Bottle deposit scheme to fight plastic

Gloucester MP Richard Graham has encouraged the government to introduce a deposit return scheme to increase recycling rates and slash plastic waste pollution.

Richard said, “local and national support to cut waste in general and plastic waste in particular, and increase recycling is growing fast. The government has introduced a consultation on a deposit return scheme and I support that - but there must be no doubt about the direction: we need such a scheme to prevent 3 billion plastic bottles a year being burnt or going into landfill.”

The MP noted similar schemes already operate in Denmark, Sweden and Germany, with a refundable deposit when the container is returned. An alternative is a cash reward for returning drinks containers without an upfront deposit through ‘reverse vending machines’, where plastic or glass bottles are inserted and the machine returns money. Businesses are then responsible for the recycling – which has led to a 97% recycling rate in Germany.

Richard said, “under Michael Gove the government has banned plastic microbeads and this follows the successful plastic bag charge. This is the next step, alongside a move which I’m championing in Gloucester to encourage all food and beverage outlets to allow visitors to refill their water bottles for free. The city council is showing leadership on their use of plastics, and I hope that these government initiatives will lead to less plastic waste, more recycling and less landfill - and a cleaner city and country. We cannot just leave this to the next generation.”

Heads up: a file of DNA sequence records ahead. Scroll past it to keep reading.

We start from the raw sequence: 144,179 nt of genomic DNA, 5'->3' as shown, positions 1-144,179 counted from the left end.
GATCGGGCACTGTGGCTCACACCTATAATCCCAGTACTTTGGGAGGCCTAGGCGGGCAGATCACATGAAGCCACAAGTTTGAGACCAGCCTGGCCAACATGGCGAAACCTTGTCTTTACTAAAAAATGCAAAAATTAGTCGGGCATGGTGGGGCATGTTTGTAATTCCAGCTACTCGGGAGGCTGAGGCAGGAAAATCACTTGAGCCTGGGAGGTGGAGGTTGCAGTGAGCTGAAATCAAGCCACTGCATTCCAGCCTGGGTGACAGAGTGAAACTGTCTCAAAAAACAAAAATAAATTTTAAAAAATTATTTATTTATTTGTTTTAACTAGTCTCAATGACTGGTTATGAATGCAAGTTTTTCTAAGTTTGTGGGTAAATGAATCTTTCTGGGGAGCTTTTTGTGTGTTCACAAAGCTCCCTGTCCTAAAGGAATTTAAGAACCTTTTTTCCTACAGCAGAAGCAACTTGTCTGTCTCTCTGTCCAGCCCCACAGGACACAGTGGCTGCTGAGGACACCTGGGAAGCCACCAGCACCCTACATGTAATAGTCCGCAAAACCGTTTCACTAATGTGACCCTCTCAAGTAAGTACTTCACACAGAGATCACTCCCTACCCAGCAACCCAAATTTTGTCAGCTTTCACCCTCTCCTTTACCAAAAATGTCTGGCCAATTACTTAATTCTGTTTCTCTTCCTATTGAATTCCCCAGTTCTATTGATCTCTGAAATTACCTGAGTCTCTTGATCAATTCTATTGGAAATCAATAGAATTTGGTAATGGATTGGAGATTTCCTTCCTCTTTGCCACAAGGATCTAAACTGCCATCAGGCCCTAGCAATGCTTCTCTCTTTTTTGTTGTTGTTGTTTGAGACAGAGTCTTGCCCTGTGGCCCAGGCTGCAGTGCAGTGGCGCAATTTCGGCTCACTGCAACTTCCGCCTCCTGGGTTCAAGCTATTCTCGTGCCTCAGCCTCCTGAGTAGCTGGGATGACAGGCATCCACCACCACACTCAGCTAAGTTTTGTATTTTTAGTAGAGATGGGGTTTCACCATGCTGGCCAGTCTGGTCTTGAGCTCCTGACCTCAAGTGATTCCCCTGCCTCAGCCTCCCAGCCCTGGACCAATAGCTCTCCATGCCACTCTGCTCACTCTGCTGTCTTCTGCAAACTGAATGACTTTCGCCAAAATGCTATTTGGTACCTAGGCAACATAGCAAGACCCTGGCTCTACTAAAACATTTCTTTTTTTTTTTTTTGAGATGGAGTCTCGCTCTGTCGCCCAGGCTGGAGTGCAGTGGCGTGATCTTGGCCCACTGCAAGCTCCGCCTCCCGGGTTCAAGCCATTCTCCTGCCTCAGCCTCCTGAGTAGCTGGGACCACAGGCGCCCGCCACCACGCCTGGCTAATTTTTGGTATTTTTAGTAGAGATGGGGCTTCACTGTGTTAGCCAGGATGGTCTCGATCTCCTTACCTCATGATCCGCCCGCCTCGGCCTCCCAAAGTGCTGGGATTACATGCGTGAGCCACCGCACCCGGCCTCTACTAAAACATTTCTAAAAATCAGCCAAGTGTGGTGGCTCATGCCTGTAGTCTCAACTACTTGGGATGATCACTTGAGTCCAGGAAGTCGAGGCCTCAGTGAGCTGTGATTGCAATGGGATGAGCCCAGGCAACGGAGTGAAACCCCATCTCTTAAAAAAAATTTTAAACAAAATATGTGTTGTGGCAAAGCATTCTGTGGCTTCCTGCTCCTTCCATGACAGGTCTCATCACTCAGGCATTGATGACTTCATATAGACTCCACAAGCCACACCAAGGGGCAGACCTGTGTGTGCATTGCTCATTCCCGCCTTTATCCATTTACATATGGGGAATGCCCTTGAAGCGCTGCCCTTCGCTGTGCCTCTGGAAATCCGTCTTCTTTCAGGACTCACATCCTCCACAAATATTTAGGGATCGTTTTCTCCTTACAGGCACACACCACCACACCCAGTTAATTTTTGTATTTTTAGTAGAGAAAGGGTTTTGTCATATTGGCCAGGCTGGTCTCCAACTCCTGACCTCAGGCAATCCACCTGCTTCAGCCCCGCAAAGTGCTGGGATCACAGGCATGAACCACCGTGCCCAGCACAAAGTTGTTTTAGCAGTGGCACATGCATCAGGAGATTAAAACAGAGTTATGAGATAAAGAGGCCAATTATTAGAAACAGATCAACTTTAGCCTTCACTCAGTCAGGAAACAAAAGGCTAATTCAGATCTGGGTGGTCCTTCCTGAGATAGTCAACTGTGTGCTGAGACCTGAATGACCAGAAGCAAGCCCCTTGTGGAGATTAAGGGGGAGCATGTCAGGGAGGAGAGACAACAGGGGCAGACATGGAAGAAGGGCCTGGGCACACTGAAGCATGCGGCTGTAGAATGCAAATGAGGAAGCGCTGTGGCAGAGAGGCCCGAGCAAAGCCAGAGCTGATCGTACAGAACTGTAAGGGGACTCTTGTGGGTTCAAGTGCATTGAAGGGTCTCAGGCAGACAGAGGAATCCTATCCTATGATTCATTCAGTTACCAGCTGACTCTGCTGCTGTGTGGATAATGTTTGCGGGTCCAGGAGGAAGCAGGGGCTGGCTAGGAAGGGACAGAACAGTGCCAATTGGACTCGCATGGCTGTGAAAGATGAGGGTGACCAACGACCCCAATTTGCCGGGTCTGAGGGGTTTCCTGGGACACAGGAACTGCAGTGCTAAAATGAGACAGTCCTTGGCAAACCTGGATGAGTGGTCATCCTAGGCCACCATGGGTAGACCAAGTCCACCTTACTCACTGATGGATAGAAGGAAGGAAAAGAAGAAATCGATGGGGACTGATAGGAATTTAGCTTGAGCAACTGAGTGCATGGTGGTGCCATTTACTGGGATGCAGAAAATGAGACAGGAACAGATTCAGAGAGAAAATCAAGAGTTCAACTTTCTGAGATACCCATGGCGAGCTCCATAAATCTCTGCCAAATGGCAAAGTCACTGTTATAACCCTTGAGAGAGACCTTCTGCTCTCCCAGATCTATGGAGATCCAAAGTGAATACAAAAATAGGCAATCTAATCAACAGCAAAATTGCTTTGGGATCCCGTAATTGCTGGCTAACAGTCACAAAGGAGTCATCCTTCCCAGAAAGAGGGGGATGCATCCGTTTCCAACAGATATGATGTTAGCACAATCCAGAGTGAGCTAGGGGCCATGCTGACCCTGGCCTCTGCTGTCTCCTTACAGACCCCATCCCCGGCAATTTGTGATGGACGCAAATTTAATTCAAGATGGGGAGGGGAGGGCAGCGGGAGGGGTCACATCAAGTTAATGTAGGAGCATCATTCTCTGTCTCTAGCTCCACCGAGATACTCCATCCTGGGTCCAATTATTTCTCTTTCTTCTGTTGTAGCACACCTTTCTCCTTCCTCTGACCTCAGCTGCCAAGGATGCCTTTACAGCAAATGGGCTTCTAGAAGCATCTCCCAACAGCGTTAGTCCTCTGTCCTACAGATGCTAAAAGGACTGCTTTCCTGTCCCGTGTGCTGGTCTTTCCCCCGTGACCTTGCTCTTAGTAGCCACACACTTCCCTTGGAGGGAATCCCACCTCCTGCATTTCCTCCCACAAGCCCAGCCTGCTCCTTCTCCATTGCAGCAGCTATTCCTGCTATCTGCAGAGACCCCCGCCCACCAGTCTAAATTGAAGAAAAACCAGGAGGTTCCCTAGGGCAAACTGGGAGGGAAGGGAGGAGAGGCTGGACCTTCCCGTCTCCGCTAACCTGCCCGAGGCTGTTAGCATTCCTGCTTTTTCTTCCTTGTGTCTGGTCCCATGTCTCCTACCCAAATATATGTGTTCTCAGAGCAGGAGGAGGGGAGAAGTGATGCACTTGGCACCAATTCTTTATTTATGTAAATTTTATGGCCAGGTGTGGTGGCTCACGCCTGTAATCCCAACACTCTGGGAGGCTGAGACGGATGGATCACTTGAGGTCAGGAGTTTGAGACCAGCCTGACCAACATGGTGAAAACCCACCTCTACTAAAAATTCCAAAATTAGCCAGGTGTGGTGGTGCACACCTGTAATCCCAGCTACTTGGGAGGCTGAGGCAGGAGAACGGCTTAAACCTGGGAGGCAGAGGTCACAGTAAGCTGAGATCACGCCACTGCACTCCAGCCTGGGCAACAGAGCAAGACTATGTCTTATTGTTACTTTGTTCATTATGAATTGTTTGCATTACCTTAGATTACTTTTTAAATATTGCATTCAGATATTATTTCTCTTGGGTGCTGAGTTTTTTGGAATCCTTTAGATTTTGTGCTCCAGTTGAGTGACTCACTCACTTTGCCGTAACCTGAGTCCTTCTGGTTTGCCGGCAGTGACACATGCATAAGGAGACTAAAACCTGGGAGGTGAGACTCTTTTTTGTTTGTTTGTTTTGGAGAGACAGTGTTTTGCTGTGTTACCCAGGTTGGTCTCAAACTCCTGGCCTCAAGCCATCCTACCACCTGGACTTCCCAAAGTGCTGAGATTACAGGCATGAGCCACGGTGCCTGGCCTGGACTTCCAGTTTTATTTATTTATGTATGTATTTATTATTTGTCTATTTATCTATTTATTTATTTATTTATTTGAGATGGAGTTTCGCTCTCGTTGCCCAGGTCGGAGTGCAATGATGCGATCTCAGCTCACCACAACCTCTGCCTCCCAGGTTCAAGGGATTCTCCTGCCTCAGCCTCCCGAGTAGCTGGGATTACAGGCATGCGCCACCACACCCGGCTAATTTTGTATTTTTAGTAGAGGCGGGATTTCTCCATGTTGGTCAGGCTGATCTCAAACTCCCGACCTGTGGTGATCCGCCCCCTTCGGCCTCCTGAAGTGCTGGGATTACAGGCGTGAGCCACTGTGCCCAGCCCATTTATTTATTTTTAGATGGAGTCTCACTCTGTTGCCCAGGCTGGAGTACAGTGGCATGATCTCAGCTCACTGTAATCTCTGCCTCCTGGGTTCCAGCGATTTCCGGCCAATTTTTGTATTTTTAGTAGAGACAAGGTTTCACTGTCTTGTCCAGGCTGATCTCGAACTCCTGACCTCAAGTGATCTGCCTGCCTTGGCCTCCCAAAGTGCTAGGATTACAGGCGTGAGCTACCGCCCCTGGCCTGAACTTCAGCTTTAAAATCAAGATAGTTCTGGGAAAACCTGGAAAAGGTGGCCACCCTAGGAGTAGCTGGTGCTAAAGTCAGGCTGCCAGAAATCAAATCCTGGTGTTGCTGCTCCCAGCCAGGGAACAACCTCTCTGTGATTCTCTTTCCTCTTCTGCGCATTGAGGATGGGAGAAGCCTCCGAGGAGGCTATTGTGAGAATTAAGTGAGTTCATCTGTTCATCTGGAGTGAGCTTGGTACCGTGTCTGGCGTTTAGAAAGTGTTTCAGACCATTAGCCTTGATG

1. Options for a deposit return scheme will be considered alongside other policies to improve recycling rates. The government will only take forward options from the consultation which demonstrate that they offer clear benefits and are resistant to fraud, and costs on businesses, consumers and the taxpayer are proportionate.
  2. The consultation will take into account views from producers, suppliers and consumers to ensure that any system introduced works across the country.
  3. Last year, the government launched the first Litter Strategy for England. This strategy sets out how we will work with different local groups, local authorities, Highways England and businesses to clean up the country, to change attitudes towards littering, and strengthen enforcement powers.
  4. HM Treasury’s call for evidence on using the tax system or charges to address single-use plastic waste is currently live on GOV.UK